For decades, Agilent has been providing analytical solutions to the energy and chemical industries. Traditionally this has been for coal, oil, natural gas and their use as chemical feedstocks. Their emission of greenhouse gases and consequent global warming has focused consumers, governments and industry on sustainable sources to mitigate this risk.
Hydrogen has emerged as a promising alternative energy source. When made from water using renewable energy it is free from carbon dioxide emission. Most hydrogen is made by steam methane reforming from natural gas and some by coal gasification. Carbon dioxide emissions from these processes must captured and stored or global warming will worsen.
The need for global transport and storage of bulk hydrogen may be met by a combination of liquefied hydrogen, ammonia and methylcyclohexane (MCH). Hydrogen liquefies at an extremely low temperature requiring cryogenic cooling. While ammonia is easier to liquefy and has a 50% greater volumetric hydrogen density there are challenges with NOx production during energy liberation. MCH has a lower hydrogen density than both liquid hydrogen and ammonia but is a liquid at normal temperature and pressure and could potentially utilize existing petroleum infrastructure.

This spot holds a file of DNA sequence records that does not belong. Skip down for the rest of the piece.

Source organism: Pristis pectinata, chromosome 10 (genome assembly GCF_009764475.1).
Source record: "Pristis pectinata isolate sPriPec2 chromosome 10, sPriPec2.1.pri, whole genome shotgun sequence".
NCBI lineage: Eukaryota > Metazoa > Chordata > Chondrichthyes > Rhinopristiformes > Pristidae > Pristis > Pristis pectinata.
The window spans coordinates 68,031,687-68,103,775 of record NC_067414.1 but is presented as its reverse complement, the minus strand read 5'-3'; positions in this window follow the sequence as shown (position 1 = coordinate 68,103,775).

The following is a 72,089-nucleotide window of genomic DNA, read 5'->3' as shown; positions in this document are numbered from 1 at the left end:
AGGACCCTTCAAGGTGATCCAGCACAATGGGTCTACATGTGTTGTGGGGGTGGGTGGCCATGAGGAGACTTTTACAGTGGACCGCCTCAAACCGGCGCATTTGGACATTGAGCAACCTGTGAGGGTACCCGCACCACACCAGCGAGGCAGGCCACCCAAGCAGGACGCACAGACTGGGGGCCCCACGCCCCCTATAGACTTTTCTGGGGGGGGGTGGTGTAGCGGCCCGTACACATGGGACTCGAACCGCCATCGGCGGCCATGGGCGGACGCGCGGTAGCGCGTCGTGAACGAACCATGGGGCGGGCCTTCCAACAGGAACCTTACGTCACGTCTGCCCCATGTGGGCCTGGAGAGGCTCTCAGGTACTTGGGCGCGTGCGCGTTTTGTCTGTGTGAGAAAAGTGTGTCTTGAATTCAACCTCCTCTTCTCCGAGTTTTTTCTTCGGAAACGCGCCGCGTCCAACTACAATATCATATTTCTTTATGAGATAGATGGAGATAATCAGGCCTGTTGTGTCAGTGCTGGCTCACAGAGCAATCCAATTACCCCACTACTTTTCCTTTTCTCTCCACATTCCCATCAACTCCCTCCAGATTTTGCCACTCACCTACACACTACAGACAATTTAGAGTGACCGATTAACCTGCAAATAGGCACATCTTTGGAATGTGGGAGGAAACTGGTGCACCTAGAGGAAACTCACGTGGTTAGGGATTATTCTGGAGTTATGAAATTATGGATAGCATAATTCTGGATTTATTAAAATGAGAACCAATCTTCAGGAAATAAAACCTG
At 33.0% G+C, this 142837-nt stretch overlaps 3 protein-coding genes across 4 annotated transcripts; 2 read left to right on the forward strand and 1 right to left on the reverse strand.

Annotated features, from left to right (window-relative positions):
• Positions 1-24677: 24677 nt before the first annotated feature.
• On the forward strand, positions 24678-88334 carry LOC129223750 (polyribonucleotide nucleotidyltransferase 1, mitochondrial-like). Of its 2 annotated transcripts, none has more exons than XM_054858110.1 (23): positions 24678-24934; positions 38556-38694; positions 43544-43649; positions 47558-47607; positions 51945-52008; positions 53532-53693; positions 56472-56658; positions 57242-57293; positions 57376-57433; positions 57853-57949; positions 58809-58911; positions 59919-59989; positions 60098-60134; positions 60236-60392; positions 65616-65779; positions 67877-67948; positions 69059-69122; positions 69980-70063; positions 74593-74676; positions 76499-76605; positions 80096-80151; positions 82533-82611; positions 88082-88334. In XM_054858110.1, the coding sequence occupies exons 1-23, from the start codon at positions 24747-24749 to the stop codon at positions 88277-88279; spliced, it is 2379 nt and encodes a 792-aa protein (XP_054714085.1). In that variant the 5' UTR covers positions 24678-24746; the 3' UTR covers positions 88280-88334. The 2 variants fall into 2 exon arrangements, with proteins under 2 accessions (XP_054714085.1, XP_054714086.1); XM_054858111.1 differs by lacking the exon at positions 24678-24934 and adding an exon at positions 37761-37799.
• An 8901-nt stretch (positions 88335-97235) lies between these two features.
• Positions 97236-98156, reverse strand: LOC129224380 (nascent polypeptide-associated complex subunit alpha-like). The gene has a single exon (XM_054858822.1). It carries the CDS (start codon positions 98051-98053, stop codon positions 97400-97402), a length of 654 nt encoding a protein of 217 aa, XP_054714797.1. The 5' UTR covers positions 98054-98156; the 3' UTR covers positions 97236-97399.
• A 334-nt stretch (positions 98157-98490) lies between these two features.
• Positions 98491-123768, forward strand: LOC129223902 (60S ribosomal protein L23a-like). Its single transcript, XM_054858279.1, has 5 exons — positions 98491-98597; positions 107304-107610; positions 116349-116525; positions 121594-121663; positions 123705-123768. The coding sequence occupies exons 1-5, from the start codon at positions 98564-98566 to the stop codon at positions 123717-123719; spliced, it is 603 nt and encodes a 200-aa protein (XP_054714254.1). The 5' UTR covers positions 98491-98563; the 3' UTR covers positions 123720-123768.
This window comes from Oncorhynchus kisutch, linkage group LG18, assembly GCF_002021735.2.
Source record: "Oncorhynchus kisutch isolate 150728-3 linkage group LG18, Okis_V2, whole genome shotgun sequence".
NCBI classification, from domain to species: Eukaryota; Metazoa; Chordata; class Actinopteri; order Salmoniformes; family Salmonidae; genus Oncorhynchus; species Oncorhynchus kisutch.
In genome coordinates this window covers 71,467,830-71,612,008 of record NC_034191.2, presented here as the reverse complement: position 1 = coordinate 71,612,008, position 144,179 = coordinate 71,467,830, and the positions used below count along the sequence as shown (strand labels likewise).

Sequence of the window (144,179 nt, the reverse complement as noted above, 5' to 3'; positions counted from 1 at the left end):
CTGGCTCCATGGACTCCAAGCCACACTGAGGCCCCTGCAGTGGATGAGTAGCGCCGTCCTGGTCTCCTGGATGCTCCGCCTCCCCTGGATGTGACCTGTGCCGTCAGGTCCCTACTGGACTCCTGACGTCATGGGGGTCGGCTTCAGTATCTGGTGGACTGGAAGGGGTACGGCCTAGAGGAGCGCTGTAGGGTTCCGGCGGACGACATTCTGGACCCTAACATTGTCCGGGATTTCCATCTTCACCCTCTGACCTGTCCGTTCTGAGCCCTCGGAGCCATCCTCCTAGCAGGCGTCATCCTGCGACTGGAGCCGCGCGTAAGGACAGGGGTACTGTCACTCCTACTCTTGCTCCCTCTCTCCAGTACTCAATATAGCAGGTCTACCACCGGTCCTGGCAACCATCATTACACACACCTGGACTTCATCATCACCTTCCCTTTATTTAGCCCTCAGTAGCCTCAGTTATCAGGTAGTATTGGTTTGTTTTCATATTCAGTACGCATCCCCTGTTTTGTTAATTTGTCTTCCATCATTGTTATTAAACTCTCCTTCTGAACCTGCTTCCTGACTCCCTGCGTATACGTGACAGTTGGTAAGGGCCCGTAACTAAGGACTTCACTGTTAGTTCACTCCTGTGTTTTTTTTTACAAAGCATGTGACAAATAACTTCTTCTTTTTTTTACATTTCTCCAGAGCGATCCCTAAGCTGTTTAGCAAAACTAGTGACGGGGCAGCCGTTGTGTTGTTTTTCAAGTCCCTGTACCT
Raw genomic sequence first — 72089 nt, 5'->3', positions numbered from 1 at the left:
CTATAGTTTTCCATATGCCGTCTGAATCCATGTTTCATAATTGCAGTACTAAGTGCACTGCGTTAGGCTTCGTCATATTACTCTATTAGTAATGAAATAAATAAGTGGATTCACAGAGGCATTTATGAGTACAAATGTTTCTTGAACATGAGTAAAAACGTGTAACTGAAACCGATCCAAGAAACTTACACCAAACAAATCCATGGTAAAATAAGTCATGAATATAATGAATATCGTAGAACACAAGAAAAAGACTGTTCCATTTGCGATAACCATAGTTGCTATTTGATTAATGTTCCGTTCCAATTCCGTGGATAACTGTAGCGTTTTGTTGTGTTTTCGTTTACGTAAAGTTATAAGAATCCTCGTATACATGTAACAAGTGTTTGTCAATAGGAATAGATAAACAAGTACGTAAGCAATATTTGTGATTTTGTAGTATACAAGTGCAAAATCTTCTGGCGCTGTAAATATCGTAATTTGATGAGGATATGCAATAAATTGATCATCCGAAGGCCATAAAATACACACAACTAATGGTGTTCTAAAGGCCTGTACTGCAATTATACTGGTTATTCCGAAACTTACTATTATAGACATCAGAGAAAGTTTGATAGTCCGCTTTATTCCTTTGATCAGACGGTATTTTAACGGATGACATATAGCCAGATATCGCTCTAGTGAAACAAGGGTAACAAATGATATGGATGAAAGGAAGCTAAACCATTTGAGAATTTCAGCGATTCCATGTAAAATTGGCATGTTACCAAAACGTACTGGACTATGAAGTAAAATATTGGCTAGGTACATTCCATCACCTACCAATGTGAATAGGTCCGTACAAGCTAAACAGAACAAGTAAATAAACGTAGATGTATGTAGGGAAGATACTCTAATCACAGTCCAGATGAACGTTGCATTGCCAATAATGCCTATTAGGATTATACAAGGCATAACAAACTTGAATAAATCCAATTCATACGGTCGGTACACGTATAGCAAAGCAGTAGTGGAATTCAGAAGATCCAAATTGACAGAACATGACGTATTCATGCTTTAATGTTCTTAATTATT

Agilent products are developed with resource conservation and reducing carbon footprint in mind, enabling you to meet your sustainability goals without compromising results. Our portfolio of gas chromatographs (GC) is independently audited by SMS Collective, LLC (SMSC) and published by My Green Lab, an organization dedicated to improving the sustainability of science.
In this webinar, an 8890 GC with Pulsed Discharge Helium Ionization Detector (PDHID) is presented that can quantitate impurities at ultra-trace levels as low as 50 ppb in high purity hydrogen for Proton Exchange Membrane (PEM) fuel cell applications for road vehicles.